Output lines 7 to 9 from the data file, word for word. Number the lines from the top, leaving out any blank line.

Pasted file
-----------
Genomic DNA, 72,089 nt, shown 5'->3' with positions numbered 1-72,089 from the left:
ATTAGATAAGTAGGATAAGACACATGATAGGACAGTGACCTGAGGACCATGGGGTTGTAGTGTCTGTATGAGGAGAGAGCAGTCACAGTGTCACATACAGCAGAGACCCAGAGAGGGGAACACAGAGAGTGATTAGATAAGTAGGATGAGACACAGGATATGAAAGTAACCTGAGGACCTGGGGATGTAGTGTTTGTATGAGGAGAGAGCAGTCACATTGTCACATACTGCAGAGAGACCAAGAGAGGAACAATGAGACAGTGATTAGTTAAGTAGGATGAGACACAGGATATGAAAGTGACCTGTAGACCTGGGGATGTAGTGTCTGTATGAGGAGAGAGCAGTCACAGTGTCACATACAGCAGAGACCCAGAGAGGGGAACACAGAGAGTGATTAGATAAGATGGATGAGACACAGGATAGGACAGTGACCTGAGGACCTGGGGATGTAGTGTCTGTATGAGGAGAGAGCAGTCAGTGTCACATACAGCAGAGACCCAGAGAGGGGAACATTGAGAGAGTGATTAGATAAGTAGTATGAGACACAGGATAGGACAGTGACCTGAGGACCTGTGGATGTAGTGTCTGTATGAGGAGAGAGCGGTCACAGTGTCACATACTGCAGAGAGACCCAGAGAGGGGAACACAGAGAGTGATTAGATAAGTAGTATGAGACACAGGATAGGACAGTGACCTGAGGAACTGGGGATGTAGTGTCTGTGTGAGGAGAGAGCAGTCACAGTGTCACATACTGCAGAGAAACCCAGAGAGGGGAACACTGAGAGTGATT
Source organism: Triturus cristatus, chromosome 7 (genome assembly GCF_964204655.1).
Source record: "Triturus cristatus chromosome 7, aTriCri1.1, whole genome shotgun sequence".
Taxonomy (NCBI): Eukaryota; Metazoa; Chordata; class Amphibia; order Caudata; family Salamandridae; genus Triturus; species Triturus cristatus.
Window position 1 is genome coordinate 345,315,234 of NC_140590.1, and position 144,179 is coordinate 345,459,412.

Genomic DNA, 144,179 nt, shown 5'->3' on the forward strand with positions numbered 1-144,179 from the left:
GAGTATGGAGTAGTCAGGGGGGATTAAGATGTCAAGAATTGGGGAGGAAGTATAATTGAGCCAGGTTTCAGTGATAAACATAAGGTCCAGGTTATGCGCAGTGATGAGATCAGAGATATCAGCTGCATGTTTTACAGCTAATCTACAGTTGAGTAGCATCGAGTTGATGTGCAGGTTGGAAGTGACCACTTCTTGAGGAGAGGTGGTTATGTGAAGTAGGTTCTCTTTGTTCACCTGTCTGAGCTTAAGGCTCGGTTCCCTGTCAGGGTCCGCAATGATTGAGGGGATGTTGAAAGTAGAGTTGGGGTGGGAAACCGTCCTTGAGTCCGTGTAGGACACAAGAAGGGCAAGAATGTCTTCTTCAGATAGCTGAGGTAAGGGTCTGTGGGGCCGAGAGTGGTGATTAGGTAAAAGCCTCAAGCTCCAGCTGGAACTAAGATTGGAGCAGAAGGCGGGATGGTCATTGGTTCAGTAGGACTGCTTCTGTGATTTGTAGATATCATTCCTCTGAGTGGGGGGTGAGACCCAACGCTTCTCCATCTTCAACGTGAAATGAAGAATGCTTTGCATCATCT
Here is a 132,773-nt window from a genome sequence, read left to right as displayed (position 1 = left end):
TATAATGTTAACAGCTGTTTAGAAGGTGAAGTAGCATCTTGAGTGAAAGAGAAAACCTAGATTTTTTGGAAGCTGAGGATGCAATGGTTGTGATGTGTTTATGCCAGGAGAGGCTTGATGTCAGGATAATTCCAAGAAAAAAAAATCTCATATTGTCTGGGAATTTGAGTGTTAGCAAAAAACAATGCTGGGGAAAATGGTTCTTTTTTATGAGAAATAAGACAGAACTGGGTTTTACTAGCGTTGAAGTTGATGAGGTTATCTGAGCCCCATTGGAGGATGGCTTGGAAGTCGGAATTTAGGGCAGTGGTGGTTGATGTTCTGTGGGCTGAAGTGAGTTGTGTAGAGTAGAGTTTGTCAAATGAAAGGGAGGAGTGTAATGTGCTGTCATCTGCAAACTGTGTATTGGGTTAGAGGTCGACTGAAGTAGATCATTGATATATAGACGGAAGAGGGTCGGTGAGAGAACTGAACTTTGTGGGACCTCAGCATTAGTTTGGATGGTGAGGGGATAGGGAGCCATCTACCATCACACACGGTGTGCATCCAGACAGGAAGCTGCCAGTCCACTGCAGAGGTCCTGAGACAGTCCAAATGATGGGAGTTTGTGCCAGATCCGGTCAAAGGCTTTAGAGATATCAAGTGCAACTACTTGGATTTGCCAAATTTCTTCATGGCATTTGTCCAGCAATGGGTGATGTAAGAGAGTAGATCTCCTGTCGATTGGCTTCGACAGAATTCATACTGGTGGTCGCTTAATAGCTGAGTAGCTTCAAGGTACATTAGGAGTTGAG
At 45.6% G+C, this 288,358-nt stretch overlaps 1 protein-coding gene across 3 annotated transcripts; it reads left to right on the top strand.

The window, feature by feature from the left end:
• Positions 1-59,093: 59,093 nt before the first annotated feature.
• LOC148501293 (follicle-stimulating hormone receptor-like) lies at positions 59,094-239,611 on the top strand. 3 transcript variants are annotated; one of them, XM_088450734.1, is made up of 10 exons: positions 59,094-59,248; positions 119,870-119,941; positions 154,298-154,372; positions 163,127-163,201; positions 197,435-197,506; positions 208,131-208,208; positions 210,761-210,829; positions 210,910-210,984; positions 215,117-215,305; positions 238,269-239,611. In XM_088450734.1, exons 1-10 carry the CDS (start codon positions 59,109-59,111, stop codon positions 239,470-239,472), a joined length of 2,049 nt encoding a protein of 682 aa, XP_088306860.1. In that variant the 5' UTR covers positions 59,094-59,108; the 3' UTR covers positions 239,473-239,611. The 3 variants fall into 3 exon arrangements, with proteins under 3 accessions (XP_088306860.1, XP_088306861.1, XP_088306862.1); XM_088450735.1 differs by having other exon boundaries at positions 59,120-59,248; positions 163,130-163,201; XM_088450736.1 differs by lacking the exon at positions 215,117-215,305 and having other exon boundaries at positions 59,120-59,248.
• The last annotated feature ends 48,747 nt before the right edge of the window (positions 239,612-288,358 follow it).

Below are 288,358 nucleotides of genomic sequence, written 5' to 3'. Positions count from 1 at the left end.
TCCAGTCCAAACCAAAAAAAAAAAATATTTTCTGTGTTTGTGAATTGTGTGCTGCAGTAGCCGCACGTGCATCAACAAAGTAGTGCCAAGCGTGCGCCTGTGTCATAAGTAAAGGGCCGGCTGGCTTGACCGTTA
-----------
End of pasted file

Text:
Genomic DNA, 144,179 nt, shown 5'->3' on the forward strand with positions numbered 1-144,179 from the left:
GAGTATGGAGTAGTCAGGGGGGATTAAGATGTCAAGAATTGGGGAGGAAGTATAATTGAGCCAGGTTTCAGTGATAAACATAAGGTCCAGGTTATGCGCAGTGATGAGATCAGAGATATCAGCTGCATGTTTTACAGCTAATCTACAGTTGAGTAGCATCGAGTTGATGTGCAGGTTGGAAGTGACCACTTCTTGAGGAGAGGTGGTTATGTGAAGTAGGTTCTCTTTGTTCACCTGTCTGAGCTTAAGGCTCGGTTCCCTGTCAGGGTCCGCAATGATTGAGGGGATGTTGAAAGTAGAGTTGGGGTGGGAAACCGTCCTTGAGTCCGTGTAGGACACAAGAAGGGCAAGAATGTCTTCTTCAGATAGCTGAGGTAAGGGTCTGTGGGGCCGAGAGTGGTGATTAGGTAAAAGCCTCAAGCTCCAGCTGGAACTAAGATTGGAGCAGAAGGCGGGATGGTCATTGGTTCAGTAGGACTGCTTCTGTGATTTGTAGATATCATTCCTCTGAGTGGGGGGTGAGACCCAACGCTTCTCCATCTTCAACGTGAAATGAAGAATGCTTTGCATCATCT
Here is a 132,773-nt window from a genome sequence, read left to right as displayed (position 1 = left end):